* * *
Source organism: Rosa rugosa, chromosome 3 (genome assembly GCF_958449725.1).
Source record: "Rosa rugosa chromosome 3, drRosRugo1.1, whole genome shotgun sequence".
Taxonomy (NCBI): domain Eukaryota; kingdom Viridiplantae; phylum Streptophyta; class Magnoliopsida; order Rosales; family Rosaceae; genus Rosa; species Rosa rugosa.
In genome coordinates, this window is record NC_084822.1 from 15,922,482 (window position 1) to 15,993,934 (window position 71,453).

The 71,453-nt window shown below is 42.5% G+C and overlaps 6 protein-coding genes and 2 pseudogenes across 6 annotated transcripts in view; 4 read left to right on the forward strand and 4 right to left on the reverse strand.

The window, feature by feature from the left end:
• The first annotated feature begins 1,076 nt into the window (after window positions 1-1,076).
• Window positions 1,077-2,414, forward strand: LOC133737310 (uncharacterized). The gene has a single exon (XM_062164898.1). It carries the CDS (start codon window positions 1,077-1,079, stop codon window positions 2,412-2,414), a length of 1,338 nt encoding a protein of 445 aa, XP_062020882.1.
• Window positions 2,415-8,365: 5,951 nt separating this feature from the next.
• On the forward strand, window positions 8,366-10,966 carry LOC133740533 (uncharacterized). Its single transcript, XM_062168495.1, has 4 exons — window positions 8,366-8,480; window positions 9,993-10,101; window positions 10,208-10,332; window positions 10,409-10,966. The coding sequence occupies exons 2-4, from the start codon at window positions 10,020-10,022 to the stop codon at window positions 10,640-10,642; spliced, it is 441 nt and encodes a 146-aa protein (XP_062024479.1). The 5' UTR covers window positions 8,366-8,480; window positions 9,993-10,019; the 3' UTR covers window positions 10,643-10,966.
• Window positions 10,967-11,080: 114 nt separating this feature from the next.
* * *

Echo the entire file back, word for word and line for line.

Source organism: Rosa rugosa, chromosome 3 (genome assembly GCF_958449725.1).
Source record: "Rosa rugosa chromosome 3, drRosRugo1.1, whole genome shotgun sequence".
Taxonomy (NCBI): domain Eukaryota; kingdom Viridiplantae; phylum Streptophyta; class Magnoliopsida; order Rosales; family Rosaceae; genus Rosa; species Rosa rugosa.
In genome coordinates, this window is record NC_084822.1 from 15,922,482 (window position 1) to 15,993,934 (window position 71,453).

The 71,453-nt window shown below is 42.5% G+C and overlaps 6 protein-coding genes and 2 pseudogenes across 6 annotated transcripts in view; 4 read left to right on the forward strand and 4 right to left on the reverse strand.

The window, feature by feature from the left end:
• The first annotated feature begins 1,076 nt into the window (after window positions 1-1,076).
• Window positions 1,077-2,414, forward strand: LOC133737310 (uncharacterized). The gene has a single exon (XM_062164898.1). It carries the CDS (start codon window positions 1,077-1,079, stop codon window positions 2,412-2,414), a length of 1,338 nt encoding a protein of 445 aa, XP_062020882.1.
• Window positions 2,415-8,365: 5,951 nt separating this feature from the next.
• On the forward strand, window positions 8,366-10,966 carry LOC133740533 (uncharacterized). Its single transcript, XM_062168495.1, has 4 exons — window positions 8,366-8,480; window positions 9,993-10,101; window positions 10,208-10,332; window positions 10,409-10,966. The coding sequence occupies exons 2-4, from the start codon at window positions 10,020-10,022 to the stop codon at window positions 10,640-10,642; spliced, it is 441 nt and encodes a 146-aa protein (XP_062024479.1). The 5' UTR covers window positions 8,366-8,480; window positions 9,993-10,019; the 3' UTR covers window positions 10,643-10,966.
• Window positions 10,967-11,080: 114 nt separating this feature from the next.